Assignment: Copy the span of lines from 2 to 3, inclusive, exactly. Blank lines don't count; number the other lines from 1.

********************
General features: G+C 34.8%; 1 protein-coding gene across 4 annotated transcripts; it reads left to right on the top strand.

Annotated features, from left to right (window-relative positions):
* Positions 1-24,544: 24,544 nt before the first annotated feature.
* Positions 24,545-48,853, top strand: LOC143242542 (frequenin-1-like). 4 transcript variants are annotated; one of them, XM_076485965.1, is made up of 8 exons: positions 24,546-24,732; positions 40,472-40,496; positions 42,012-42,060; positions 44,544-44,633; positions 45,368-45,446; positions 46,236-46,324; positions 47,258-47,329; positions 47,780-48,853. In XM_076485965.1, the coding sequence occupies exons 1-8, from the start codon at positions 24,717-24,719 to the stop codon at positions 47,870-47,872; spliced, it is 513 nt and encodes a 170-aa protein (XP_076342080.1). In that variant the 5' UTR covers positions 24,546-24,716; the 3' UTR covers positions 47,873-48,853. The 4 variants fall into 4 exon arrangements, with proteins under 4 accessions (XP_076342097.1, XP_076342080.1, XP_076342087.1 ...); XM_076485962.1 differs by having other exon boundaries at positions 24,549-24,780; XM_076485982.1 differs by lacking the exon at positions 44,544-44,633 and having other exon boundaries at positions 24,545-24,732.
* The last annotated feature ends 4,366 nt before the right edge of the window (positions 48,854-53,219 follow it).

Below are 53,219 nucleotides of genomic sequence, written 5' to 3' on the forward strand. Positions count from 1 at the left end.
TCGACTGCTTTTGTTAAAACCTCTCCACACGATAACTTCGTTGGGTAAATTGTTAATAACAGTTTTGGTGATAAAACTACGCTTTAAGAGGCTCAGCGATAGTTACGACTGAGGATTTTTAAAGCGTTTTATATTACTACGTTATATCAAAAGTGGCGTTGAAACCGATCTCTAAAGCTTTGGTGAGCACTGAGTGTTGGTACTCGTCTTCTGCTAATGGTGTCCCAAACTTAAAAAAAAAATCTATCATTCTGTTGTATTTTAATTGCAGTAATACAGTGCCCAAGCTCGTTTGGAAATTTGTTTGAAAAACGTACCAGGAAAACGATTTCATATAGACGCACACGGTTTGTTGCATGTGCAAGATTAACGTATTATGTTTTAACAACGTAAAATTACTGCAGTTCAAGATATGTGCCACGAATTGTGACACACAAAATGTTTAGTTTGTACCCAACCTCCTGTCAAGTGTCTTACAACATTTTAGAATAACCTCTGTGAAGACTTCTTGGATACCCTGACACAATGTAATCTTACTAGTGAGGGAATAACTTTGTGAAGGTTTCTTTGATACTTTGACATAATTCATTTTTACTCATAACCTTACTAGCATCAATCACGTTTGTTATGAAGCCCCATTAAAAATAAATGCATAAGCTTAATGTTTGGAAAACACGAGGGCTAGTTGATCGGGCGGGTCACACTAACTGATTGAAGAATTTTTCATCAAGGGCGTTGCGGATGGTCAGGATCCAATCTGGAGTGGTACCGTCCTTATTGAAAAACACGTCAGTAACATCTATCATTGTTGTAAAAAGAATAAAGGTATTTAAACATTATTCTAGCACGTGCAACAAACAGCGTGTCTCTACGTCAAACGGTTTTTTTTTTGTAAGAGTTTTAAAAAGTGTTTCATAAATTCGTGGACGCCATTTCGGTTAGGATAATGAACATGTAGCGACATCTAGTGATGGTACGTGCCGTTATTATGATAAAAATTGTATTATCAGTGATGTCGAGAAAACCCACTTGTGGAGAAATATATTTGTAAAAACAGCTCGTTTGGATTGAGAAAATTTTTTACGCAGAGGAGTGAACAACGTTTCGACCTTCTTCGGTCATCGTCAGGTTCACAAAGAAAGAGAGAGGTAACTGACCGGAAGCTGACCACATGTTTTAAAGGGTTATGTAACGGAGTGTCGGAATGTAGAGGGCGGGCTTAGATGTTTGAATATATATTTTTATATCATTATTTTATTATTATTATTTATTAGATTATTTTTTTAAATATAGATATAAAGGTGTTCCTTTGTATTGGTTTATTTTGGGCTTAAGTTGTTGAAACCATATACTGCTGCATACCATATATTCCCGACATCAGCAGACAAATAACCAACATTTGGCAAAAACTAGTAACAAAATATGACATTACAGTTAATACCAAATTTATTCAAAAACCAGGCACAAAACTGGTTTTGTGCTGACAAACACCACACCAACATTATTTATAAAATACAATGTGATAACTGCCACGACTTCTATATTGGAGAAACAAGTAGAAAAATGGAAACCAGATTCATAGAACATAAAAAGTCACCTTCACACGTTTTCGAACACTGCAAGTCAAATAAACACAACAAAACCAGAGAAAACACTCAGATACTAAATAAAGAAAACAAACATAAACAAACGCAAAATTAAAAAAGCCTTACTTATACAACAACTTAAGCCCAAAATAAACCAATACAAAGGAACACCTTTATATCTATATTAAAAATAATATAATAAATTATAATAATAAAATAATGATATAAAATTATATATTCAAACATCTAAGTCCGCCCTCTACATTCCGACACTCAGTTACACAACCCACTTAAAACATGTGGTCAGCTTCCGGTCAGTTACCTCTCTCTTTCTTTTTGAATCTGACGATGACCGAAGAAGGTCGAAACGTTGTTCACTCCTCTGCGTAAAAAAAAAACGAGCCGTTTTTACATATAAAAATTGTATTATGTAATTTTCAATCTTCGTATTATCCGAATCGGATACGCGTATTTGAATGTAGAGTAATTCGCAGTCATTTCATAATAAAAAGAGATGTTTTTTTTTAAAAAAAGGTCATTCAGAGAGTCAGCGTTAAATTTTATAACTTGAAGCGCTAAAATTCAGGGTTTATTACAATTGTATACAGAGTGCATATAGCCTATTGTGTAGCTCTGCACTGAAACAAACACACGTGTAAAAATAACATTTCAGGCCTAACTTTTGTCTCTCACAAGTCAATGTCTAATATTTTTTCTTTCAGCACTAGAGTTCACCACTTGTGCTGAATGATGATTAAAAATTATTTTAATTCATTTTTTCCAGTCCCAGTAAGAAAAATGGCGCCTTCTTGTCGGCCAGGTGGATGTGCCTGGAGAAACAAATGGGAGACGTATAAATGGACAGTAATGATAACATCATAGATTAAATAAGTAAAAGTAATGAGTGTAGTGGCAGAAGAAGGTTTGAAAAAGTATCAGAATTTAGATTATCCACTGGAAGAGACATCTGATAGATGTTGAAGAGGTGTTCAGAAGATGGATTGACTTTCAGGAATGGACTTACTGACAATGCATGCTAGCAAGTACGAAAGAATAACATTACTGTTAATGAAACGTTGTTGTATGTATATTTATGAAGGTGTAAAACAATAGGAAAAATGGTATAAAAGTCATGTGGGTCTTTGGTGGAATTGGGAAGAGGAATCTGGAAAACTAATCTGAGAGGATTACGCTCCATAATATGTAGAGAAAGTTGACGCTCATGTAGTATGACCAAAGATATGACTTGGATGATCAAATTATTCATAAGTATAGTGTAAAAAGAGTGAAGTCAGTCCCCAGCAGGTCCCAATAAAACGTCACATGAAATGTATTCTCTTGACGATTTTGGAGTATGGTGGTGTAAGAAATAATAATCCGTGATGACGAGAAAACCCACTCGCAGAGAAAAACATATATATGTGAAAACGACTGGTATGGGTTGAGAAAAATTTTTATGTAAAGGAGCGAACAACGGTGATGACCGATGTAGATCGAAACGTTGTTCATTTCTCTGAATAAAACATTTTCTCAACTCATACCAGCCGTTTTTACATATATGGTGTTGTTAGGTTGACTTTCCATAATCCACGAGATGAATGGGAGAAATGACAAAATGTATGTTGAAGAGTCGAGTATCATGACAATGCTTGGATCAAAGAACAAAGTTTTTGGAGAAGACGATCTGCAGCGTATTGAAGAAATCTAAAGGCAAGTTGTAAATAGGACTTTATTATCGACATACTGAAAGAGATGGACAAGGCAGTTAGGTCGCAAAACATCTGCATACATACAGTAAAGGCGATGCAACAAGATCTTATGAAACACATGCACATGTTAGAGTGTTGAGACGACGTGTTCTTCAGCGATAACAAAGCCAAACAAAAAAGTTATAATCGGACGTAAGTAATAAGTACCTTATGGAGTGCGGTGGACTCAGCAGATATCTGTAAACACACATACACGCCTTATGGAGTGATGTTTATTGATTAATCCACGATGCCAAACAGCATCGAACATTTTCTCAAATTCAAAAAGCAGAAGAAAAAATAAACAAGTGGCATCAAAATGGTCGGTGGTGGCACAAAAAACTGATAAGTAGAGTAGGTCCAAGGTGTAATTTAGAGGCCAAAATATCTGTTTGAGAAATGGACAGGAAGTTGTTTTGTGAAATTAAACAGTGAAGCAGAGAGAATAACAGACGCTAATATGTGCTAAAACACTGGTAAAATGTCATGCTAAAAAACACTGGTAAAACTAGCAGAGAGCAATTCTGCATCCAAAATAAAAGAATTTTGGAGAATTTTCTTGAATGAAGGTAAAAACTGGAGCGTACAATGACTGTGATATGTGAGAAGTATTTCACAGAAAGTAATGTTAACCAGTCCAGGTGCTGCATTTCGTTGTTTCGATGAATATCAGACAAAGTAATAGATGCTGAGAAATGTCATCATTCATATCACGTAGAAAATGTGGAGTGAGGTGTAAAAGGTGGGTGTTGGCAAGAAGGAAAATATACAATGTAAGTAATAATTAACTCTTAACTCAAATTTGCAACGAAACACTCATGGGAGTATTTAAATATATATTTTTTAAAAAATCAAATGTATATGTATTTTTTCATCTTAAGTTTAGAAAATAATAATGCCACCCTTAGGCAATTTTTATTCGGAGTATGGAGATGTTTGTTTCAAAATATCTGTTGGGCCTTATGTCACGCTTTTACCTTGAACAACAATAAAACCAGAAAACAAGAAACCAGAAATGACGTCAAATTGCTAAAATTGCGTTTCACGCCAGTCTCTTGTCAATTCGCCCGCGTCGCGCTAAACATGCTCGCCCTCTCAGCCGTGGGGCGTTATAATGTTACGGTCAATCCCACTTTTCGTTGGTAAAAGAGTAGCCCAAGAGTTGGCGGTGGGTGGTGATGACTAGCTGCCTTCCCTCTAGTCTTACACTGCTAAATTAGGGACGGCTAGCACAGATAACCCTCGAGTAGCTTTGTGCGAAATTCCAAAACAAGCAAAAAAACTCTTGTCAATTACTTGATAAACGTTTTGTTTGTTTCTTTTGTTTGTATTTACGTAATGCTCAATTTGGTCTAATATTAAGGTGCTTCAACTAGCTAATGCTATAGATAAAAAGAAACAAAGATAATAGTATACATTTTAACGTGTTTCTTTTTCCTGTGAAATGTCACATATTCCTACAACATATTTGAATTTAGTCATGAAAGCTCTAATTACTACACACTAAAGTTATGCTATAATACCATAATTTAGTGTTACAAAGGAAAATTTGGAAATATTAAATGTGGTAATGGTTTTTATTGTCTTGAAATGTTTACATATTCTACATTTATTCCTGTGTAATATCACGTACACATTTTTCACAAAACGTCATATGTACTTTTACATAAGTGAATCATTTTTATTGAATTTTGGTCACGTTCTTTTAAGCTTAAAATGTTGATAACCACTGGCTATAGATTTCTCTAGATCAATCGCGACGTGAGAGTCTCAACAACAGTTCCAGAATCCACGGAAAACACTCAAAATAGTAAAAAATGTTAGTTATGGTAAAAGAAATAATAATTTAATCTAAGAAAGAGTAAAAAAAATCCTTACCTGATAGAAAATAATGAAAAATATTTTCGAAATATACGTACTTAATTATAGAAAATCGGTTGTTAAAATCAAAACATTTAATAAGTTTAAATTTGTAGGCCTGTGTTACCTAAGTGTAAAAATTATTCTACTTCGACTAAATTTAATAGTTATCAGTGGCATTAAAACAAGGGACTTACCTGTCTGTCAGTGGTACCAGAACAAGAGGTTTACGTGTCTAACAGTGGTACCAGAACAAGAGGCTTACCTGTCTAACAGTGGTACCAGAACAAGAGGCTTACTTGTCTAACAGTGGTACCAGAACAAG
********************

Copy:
Annotated features, from left to right (window-relative positions):
* Positions 1-24,544: 24,544 nt before the first annotated feature.